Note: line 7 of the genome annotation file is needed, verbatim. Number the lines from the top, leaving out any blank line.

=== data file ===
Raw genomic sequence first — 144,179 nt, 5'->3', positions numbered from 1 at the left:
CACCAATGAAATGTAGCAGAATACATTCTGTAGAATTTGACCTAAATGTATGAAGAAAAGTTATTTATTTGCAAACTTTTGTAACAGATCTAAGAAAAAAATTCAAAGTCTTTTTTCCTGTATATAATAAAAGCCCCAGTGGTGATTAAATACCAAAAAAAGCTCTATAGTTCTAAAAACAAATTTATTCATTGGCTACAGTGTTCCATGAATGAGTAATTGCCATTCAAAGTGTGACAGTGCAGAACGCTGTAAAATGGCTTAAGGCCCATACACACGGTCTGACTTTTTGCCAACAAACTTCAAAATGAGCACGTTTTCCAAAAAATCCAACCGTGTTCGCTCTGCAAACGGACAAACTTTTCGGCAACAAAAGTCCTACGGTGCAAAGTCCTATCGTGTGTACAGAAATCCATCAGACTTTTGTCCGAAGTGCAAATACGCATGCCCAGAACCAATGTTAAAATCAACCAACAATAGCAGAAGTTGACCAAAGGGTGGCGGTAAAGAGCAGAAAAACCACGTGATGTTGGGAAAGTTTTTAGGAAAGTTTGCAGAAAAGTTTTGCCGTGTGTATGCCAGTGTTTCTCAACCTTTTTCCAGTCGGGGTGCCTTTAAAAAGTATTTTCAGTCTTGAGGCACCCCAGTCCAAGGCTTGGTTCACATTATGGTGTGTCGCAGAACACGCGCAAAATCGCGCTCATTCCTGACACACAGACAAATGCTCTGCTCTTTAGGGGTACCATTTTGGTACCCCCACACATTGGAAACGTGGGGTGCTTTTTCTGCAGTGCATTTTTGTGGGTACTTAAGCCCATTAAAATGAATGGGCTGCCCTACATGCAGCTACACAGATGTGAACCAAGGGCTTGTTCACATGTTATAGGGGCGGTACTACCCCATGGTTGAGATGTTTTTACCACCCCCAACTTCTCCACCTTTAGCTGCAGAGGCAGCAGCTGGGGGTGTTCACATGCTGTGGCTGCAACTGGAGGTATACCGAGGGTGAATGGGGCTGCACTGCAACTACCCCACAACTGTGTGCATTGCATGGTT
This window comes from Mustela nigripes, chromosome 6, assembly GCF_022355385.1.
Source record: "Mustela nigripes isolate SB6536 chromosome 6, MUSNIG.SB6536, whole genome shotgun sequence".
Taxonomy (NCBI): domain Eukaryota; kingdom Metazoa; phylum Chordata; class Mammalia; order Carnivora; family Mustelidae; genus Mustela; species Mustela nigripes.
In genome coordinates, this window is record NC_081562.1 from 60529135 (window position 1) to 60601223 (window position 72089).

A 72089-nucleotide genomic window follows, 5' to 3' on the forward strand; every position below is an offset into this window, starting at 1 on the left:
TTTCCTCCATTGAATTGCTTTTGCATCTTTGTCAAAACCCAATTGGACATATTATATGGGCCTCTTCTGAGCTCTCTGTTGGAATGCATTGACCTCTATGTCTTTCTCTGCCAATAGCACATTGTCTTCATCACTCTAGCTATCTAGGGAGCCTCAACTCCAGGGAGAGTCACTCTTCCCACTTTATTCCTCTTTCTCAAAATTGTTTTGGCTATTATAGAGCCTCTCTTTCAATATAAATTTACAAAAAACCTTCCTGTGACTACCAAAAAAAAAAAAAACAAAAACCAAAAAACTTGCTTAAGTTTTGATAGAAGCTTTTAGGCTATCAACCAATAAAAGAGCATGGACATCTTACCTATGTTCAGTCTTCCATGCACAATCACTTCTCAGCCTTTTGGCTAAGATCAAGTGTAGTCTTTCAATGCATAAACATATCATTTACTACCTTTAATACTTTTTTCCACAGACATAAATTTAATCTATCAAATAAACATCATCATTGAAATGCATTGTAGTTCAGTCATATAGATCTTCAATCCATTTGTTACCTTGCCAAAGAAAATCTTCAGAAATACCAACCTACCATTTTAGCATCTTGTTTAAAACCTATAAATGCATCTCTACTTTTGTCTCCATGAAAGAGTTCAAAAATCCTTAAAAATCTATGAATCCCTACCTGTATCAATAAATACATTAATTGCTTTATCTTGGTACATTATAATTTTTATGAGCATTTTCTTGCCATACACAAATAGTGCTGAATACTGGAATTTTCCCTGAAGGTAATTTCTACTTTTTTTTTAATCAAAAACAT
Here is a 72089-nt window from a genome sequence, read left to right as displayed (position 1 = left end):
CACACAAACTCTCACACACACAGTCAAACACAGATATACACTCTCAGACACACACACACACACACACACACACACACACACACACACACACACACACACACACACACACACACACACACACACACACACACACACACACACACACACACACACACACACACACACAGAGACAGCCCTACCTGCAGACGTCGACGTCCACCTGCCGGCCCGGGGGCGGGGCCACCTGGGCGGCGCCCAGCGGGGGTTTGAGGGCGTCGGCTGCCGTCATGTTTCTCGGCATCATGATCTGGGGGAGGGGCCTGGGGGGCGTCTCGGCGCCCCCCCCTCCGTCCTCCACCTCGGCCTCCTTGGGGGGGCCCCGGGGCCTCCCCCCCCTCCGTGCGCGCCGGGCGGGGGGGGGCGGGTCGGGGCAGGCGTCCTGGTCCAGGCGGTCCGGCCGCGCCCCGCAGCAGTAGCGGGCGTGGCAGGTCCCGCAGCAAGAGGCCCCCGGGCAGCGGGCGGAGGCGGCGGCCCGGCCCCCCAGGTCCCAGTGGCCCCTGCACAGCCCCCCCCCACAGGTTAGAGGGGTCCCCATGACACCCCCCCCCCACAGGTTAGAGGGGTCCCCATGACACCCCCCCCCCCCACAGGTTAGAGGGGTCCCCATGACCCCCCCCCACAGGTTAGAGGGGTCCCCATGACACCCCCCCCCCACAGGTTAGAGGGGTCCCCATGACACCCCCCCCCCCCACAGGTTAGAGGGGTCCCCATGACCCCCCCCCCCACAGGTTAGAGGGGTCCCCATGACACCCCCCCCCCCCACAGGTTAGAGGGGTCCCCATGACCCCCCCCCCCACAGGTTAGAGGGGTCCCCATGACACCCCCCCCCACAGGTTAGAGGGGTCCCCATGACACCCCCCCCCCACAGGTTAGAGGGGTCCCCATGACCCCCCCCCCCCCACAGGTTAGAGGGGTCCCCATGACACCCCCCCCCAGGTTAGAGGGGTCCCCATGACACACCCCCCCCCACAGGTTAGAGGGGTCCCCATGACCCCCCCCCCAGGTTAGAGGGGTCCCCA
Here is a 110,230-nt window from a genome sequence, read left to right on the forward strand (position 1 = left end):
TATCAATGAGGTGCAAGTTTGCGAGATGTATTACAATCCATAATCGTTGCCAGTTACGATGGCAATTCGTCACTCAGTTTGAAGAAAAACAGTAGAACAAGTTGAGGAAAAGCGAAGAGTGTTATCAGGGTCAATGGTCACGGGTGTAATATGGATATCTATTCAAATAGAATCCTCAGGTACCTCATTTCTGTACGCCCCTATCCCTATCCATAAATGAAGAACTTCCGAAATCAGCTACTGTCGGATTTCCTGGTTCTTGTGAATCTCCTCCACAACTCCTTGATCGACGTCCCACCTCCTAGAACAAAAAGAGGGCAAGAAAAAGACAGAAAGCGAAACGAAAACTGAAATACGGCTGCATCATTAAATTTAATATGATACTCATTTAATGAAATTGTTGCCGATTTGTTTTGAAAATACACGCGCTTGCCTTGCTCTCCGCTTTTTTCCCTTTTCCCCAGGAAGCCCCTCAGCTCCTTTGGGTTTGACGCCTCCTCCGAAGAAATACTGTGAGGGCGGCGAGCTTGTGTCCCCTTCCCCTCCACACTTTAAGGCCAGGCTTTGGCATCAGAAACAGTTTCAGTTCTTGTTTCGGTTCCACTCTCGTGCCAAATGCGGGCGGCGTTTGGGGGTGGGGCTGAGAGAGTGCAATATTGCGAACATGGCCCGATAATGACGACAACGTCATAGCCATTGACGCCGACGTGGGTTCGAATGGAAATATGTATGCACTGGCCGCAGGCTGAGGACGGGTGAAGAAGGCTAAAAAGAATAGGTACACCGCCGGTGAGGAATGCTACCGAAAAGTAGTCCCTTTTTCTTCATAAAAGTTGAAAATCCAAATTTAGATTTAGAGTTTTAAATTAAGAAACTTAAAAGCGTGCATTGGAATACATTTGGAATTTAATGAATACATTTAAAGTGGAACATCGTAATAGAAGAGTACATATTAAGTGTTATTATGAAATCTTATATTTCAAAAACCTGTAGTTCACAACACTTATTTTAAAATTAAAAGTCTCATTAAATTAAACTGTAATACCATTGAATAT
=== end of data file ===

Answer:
A 72089-nucleotide genomic window follows, 5' to 3' on the forward strand; every position below is an offset into this window, starting at 1 on the left: